Some of the earliest established major pure-play 3D printing companies sought IPOs relatively early in their histories, standing apart on a relatively short list of public AM businesses. As startups matured especially in the latter 2010s and into the 2020s, more seemed on the track to IPO. In 2021, though, rather than traditional IPOs to route into the public market, SPACs took off – until they screeched to a halt.
A few significant SPAC deals introduced “blank check companies” into the AM business, fast-tracking familiar names onto the stock market. By the end of 2021 and into 2022, though, SPACs stuttered and stopped, with Essentium’s SPAC deal failing to close and others more quietly halting negotiations. Exit strategies are being reevaluated and refocused as private companies strategize for the world as it is in 2022.
Investment too has overall been somewhat quieter than over the past few years. VCs are perhaps playing more cautiously with their chosen focuses as ultra-high valuations have proven to be a bit of a bubble that has popped. The environment now is much different for companies that raised high valuations, as difficulties loom to grow those figures. Still, outliers continue to emerge with new highly-funded startups coming out from stealth mode with millions in investment and high-profile individuals and institutions standing behind them. VulcanForms, spun out from MIT and only recently out of stealth, stands testament here.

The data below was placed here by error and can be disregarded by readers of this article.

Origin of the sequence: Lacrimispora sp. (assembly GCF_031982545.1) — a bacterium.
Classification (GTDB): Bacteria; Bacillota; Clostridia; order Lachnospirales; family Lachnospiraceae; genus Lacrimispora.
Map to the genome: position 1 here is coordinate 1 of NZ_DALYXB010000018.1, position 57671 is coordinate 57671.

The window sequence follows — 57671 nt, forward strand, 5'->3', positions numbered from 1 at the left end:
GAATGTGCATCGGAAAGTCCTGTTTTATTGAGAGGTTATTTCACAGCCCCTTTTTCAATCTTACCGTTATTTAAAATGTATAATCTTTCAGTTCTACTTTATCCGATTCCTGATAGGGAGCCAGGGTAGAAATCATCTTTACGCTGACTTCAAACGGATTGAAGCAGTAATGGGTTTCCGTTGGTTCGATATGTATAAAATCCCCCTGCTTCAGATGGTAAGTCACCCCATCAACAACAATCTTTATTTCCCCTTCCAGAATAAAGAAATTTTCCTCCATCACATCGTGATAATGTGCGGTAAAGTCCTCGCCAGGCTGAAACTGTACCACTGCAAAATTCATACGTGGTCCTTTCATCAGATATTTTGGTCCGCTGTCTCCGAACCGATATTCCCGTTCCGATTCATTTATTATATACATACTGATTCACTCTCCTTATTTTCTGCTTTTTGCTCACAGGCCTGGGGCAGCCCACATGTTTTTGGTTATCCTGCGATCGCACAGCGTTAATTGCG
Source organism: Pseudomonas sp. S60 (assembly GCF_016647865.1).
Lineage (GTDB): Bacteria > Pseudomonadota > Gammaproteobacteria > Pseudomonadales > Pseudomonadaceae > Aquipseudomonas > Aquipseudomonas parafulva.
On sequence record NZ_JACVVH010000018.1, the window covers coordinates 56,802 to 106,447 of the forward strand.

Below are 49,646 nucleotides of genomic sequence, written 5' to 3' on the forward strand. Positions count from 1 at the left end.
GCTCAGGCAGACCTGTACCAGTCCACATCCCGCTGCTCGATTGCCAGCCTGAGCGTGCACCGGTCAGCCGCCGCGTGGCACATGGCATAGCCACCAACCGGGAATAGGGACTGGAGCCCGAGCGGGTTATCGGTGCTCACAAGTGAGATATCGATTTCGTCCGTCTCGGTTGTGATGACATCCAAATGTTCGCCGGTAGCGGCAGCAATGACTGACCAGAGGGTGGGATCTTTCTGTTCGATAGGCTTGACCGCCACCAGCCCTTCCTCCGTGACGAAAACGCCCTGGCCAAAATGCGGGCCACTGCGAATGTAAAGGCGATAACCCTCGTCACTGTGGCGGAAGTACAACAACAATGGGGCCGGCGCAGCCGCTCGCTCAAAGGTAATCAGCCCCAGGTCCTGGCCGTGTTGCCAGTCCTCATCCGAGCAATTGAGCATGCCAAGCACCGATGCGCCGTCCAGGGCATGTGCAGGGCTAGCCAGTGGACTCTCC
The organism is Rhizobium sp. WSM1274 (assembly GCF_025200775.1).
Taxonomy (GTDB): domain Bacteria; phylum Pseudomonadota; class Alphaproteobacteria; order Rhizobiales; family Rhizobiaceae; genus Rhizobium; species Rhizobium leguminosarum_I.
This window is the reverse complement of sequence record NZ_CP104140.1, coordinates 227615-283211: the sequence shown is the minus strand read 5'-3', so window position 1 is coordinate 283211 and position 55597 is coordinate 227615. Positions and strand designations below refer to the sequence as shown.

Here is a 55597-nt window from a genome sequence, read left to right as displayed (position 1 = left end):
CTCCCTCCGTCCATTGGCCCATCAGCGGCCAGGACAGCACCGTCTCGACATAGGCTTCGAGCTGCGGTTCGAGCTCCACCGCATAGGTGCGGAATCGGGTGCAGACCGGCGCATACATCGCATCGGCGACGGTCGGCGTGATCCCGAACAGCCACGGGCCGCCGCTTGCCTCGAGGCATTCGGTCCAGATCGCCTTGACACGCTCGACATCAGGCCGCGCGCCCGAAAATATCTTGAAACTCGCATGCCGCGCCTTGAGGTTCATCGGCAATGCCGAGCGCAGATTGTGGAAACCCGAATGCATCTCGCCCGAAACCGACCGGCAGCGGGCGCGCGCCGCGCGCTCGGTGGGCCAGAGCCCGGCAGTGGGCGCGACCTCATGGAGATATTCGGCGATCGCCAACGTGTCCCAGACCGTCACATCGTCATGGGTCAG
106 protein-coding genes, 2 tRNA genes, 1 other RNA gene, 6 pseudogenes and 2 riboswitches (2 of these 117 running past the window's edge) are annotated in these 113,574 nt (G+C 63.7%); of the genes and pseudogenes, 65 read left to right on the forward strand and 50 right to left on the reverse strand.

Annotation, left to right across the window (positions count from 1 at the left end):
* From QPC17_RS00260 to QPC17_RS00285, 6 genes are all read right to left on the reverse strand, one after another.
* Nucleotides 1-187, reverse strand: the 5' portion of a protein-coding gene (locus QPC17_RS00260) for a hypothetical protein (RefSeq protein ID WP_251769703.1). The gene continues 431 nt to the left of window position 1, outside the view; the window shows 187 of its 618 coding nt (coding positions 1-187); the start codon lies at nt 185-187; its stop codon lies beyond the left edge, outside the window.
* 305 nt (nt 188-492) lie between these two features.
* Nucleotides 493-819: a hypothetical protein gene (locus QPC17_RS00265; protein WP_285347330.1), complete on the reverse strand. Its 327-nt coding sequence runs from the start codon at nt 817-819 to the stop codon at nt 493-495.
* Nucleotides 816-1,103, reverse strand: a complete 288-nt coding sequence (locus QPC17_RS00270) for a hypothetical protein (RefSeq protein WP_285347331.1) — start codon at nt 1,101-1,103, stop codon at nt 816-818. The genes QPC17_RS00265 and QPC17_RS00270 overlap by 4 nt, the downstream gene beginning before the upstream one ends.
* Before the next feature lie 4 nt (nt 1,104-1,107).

The Current State of AM: “cautiously optimistic”
Given the larger conditions and changes across the industry, the state of additive manufacturing (and AM industry pulse) can perhaps best be described as “cautiously optimistic”. That is: difficulties, slowdowns, and layoffs are absolutely seeing an impact, but overall the AM industry can be expected to weather upcoming storms without disaster.
AM will continue to grow well above conventional manufacturing trends – albeit not at the rates seen in previous estimates – as recession, war, education, and adoption combine to a slower adoption curve than anticipated. Still, the capability to circumvent traditional supply chains remains a key differentiator, especially given the increasing reliability of AM hardware, software, and materials. As additive remains a fraction of the overall manufacturing industry, the room for growth remains substantial.
* Disclosure: this author was previously employed at Nexa3D and was personally impacted by that company’s layoffs in August 2022.